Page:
Current Exhibits at the Reece Museum
Local Arts in the Age of the 2020 Global Pandemic
Women Rights are Human Rights
(MUSE)um: Artifacts Seen as Fine Art (May 9 - June 3)
The Reece Museum, along with the Archives of Appalachia, received funding from the National Endowment for the Humanities (NEH) to support a digitization initiative that will allow the Museum to launch a collections portal, giving the public free online access to the Reece Permanent Collection for the first time in the Museum’s history. The NEH grant is underwriting two staff positions, one of which is fine art studio photographer Amanda Musick. (MUSE)um features photographs of collections artifacts as seen through Musick’s lens. As the title suggests, the artifacts act as a muse, inspiring the unique arrangements seen in the artist’s photographs.
Women’s Rights Are Humans Rights (April 28 - May 27)
Women’s Rights Are Humans Rights: International Posters on Gender-based Inequality, Violence, and Discrimination is an exhibition that features posters created by both men and women to celebrate and acknowledge the vital role that all citizens play in protecting and promoting human rights while challenging gender inequality and stereotypes, advancing reproductive and sexual rights, protecting women and girls against brutality, and promoting women’s empowerment, education, and participation in society. The posters argue for the empowerment of women, achievement of equality between women and men, and the elimination of discrimination against women and girls. Leran more about the exhibition here.
Organized and curated by Elizabeth Resnick, Professor Emerita, Graphic Design, Massachusetts College of Art and Design, Boston.
The edition of Women's Rights Are Human Rights on display in the Reece Museum is organized by Johnathon Strube,
Assistant Professor of Graphic Design in ETSU’s Department of Art & Design.
Local Art in the Age of the 2020 Global Pandemic (April 4 - September 30)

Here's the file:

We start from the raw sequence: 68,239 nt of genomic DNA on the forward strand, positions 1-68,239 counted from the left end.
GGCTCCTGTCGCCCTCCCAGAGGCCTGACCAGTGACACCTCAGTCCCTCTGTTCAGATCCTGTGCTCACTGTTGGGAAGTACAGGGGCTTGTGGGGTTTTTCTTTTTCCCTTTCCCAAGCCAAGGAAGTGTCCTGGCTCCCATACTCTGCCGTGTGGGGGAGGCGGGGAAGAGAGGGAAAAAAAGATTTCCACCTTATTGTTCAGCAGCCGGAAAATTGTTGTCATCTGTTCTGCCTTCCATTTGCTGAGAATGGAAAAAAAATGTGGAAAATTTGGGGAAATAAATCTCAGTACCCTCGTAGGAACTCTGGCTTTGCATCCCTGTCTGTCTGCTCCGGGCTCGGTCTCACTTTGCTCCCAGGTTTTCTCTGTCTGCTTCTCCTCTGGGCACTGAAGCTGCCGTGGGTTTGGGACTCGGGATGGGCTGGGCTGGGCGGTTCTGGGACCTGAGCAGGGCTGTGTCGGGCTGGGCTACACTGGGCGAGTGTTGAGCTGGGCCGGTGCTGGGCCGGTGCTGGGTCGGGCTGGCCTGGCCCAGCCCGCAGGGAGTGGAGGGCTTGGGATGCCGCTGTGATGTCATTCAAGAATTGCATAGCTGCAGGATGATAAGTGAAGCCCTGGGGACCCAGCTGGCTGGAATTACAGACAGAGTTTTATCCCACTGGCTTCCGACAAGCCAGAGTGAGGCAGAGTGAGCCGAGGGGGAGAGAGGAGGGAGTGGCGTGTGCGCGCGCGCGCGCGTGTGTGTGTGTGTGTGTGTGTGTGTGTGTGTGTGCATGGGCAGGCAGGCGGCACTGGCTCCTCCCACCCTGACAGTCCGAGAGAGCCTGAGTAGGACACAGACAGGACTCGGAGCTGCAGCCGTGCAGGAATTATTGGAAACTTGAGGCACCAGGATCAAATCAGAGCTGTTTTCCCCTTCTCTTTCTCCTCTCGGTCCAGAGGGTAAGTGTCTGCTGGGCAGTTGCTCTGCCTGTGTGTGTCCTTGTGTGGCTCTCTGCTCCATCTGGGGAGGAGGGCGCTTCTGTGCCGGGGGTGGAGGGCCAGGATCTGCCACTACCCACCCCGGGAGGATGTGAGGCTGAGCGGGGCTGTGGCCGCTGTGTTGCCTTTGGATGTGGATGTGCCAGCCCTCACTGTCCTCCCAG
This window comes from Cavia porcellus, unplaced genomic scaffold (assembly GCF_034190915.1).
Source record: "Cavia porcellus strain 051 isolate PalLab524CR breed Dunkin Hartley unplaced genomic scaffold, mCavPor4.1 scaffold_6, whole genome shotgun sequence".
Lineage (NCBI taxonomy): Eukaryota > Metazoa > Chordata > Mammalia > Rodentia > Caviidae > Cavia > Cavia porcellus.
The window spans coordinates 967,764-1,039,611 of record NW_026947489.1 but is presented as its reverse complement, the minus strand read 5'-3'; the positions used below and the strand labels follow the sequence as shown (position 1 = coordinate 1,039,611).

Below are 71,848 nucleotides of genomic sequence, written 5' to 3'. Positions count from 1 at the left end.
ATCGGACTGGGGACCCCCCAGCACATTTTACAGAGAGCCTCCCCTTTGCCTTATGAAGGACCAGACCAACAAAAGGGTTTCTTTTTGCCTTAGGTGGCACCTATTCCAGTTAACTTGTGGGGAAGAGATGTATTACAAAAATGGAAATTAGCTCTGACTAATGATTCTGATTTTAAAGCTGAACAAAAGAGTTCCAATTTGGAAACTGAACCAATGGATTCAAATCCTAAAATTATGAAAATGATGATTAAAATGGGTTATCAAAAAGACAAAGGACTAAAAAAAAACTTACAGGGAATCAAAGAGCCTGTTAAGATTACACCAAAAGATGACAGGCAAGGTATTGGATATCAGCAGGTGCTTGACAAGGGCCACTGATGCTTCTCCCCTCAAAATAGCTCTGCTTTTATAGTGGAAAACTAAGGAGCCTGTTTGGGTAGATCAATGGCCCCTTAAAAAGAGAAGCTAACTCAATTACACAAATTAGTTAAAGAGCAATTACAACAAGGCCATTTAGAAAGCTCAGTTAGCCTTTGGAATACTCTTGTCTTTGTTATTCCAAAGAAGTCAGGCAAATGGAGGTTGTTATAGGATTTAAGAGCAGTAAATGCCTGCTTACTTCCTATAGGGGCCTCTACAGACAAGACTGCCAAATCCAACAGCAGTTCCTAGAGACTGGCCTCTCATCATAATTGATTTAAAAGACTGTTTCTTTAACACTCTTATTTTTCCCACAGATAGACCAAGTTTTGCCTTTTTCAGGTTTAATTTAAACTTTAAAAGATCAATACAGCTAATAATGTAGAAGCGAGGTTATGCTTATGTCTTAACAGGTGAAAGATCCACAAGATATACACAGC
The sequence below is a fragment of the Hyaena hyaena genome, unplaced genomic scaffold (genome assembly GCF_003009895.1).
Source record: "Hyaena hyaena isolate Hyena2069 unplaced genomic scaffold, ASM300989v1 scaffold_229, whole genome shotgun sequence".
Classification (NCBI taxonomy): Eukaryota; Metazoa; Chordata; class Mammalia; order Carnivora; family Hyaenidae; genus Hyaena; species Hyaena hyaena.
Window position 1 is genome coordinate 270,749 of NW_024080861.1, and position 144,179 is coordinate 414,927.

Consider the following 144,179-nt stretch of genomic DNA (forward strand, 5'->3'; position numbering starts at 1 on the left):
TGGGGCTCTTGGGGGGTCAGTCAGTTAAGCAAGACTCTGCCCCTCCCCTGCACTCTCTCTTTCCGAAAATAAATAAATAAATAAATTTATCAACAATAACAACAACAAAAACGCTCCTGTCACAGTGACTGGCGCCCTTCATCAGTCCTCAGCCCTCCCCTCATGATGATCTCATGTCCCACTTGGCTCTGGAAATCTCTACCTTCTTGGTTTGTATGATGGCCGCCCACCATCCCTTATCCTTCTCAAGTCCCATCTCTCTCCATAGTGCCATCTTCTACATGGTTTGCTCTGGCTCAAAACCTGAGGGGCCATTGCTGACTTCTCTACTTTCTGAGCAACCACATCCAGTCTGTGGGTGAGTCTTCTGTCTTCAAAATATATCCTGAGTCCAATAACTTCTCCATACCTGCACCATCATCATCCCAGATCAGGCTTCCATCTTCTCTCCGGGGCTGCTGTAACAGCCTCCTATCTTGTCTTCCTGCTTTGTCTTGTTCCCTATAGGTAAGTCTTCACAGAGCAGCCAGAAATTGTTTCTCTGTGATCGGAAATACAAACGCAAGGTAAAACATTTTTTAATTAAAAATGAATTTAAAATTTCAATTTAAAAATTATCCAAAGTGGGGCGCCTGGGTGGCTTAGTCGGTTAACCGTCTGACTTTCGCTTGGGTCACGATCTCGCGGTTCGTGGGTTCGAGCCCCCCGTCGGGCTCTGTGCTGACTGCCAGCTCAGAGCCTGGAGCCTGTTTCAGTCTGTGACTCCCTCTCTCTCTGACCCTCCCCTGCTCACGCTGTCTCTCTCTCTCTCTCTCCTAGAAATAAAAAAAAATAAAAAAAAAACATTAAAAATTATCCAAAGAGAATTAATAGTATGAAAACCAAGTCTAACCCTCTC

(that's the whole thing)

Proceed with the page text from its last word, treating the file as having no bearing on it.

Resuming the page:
Local Art in the Age of the 2020 Global Pandemic is an exhibition of forty works of art that were made in 2019-2020 by artists living or working in Tennessee’s First Congressional District during the early days of the pandemic experience. This special collection provides an emotive snapshot of artistic expression during the age of the novel coronavirus pandemic, and is part of the permanent collection of the Reece Museum at East Tennessee State University.
Although each of these works were created by a different artist, there are distinct themes, stylistic motifs, and colors found throughout the collection, showing an attunement that makes them feel cohesive as a whole. When submitting work, artists were asked to explain how the pandemic affected their lives and art, and how the submitted artwork relates to the pandemic and that specific moment of the artwork's creation overall.
This exhibition features artists Kailyn Beitzel, Sam Boven, Laken Bridges, Danielle Byington, Joel Carillet, Teresa Crowe, Mary de Wit, Cristy Dunn, Richard Dwyer, Joan Elliot, Jason Flack, Brian Fletcher, Ron Fondaw, Lyn Govette, Mike Helbing, John Hilton, Beverly Thomas Jenkins, Storm Ketron, Val Lyle, Gregory Marlow, Jocelyn Mathewes, Joy Messimer, Shannon Mettler, Katie Murphy, Mary Nees, Emily Parris, Charles Peters, Marie Porterfield, Rick Ramsey, James Rathschmidt, Mark Ray, Anne Reid, Garry Renfro, Jonathan Reynolds, Thomas Root, Mike Rose, Martha Rubenstein, Debra Savell Stewart, Christy Ward, and Lauren Whipple.
Tune in on My Memories: The Work and Play of Richard Blaustein (April 2022 - June, 2023
In collaboration with the Archives of Appalachia, Bluegrass, Old-Time, and Roots Music Studies, and the Blaustein family, the Reece Museum presents Tune in on My Memories: The Work and Play of Richard Blaustein. The exhibtion is curated by Roy Andrade, ETSU professor and director of Old-Time Music Studies, with Reece staff. The exhibition is comprised of audio and video of Blaustein's music, instruments, photographs, scholarly work, original art, and museum artifacts. Tune in on My Memories celebrates the life of Dr. Blaustein, a consummate old-time musician, ETSU anthropology professor, and first director of the Center of Excellence for Appalachian Studies and Services at ETSU.
Embracing the Question: A Conversation with Eclectic Artwork (Online Exhibition)